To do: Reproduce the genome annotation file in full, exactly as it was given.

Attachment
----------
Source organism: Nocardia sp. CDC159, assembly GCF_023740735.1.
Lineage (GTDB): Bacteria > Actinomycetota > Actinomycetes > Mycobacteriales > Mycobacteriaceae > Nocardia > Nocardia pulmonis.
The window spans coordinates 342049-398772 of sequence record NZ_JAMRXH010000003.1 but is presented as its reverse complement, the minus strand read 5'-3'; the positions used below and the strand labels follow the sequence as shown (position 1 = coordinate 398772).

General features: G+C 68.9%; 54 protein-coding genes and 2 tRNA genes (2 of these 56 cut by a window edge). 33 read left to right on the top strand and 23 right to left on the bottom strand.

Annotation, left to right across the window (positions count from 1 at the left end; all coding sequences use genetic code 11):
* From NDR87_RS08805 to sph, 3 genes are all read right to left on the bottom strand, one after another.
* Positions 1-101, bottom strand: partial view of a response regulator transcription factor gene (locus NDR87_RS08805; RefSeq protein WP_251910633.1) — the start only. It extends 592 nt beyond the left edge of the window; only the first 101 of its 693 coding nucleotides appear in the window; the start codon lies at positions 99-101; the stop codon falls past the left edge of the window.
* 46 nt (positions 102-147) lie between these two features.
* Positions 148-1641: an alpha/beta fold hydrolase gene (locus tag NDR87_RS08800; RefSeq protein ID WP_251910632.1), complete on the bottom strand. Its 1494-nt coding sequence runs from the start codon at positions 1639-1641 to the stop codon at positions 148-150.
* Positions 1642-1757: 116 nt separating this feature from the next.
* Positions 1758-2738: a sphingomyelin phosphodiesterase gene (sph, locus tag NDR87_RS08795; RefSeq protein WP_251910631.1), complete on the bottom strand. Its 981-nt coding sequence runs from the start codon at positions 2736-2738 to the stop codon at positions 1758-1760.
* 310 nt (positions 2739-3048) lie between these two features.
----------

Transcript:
Source organism: Nocardia sp. CDC159, assembly GCF_023740735.1.
Lineage (GTDB): Bacteria > Actinomycetota > Actinomycetes > Mycobacteriales > Mycobacteriaceae > Nocardia > Nocardia pulmonis.
The window spans coordinates 342049-398772 of sequence record NZ_JAMRXH010000003.1 but is presented as its reverse complement, the minus strand read 5'-3'; the positions used below and the strand labels follow the sequence as shown (position 1 = coordinate 398772).

General features: G+C 68.9%; 54 protein-coding genes and 2 tRNA genes (2 of these 56 cut by a window edge). 33 read left to right on the top strand and 23 right to left on the bottom strand.

Annotation, left to right across the window (positions count from 1 at the left end; all coding sequences use genetic code 11):
* From NDR87_RS08805 to sph, 3 genes are all read right to left on the bottom strand, one after another.
* Positions 1-101, bottom strand: partial view of a response regulator transcription factor gene (locus NDR87_RS08805; RefSeq protein WP_251910633.1) — the start only. It extends 592 nt beyond the left edge of the window; only the first 101 of its 693 coding nucleotides appear in the window; the start codon lies at positions 99-101; the stop codon falls past the left edge of the window.
* 46 nt (positions 102-147) lie between these two features.
* Positions 148-1641: an alpha/beta fold hydrolase gene (locus tag NDR87_RS08800; RefSeq protein ID WP_251910632.1), complete on the bottom strand. Its 1494-nt coding sequence runs from the start codon at positions 1639-1641 to the stop codon at positions 148-150.
* Positions 1642-1757: 116 nt separating this feature from the next.
* Positions 1758-2738: a sphingomyelin phosphodiesterase gene (sph, locus tag NDR87_RS08795; RefSeq protein WP_251910631.1), complete on the bottom strand. Its 981-nt coding sequence runs from the start codon at positions 2736-2738 to the stop codon at positions 1758-1760.
* 310 nt (positions 2739-3048) lie between these two features.